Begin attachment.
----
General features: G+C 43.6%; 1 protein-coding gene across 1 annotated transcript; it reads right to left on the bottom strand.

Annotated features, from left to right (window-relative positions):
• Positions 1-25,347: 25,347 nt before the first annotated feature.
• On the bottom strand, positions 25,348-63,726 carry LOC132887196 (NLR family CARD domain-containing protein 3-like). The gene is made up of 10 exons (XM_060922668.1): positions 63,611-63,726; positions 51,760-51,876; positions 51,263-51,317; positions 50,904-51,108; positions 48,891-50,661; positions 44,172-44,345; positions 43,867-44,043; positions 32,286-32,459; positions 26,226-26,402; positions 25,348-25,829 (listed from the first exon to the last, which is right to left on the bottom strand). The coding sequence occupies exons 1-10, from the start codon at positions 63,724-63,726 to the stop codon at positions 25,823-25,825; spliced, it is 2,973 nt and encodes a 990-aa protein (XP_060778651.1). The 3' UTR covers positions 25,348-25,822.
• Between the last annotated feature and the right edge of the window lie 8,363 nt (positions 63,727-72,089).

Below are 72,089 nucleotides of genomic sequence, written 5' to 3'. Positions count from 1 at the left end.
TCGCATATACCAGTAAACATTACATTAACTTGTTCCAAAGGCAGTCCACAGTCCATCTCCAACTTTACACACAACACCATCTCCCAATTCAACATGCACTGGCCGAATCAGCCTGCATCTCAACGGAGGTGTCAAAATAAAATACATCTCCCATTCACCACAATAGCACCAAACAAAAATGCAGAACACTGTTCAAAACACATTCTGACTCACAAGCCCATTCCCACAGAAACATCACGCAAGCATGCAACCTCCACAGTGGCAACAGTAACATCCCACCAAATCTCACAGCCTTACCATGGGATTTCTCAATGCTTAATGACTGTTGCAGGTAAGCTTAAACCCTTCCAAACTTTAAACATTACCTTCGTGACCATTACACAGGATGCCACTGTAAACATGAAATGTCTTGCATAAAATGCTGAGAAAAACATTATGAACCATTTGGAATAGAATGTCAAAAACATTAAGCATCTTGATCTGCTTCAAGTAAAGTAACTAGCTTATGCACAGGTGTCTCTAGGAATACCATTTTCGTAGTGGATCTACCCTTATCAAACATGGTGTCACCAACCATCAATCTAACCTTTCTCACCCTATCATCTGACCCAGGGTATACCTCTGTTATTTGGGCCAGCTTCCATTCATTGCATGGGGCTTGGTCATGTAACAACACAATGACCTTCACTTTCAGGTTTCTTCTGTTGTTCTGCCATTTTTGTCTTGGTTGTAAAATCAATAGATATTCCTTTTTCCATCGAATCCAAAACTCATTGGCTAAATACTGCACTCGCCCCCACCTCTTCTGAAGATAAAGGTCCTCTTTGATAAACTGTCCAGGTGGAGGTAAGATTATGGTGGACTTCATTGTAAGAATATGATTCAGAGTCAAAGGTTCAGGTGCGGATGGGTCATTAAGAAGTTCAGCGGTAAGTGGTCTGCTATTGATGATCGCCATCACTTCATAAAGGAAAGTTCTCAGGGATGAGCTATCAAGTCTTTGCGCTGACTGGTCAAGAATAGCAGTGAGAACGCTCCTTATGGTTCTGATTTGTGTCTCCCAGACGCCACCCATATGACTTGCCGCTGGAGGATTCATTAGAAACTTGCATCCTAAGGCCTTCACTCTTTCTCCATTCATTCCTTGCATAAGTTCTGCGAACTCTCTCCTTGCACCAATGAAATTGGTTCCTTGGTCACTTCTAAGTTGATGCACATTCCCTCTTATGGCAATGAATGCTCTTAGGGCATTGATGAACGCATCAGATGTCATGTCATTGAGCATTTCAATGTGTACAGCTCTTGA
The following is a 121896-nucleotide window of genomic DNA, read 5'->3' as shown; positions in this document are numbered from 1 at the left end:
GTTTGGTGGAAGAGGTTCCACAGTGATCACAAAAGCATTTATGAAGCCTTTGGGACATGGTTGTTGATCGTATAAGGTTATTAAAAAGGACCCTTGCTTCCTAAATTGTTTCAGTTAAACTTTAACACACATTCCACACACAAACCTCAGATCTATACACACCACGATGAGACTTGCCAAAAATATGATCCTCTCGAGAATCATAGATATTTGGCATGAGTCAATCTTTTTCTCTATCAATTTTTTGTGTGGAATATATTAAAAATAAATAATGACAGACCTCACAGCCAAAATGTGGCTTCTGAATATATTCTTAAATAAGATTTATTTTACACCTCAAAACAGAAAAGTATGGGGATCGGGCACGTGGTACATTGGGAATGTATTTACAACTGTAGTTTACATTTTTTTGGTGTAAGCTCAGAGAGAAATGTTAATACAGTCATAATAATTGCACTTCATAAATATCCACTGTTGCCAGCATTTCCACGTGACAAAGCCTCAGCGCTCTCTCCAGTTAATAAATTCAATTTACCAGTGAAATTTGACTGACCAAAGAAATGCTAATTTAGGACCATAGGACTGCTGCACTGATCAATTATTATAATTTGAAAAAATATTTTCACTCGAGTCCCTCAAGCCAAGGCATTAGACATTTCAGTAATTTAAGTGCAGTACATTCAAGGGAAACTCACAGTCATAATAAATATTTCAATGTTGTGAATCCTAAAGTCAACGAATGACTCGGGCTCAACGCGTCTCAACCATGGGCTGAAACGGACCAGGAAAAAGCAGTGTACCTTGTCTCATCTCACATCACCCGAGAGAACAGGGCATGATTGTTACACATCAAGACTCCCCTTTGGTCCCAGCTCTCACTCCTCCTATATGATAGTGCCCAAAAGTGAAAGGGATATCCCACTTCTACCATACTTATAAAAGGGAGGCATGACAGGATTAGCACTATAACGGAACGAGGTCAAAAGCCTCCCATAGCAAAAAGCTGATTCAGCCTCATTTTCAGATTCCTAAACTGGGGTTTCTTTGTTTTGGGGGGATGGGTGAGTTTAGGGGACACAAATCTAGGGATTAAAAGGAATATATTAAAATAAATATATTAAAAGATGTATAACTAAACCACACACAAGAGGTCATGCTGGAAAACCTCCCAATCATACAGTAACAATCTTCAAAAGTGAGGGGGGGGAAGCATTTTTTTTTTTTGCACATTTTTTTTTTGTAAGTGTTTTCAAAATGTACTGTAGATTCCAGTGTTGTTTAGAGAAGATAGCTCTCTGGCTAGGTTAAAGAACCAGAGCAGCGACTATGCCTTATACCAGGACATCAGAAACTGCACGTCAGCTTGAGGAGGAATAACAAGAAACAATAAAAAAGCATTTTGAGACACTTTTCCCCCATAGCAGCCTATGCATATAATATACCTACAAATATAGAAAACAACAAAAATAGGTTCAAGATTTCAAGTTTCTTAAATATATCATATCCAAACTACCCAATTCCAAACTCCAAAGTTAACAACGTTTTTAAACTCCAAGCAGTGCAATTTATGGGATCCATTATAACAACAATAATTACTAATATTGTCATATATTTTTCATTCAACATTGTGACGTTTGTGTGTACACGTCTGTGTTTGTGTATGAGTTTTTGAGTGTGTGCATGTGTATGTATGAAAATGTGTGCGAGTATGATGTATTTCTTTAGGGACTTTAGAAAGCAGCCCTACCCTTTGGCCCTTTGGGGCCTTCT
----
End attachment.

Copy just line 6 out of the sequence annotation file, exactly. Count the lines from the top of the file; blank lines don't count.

Below are 72,089 nucleotides of genomic sequence, written 5' to 3'. Positions count from 1 at the left end.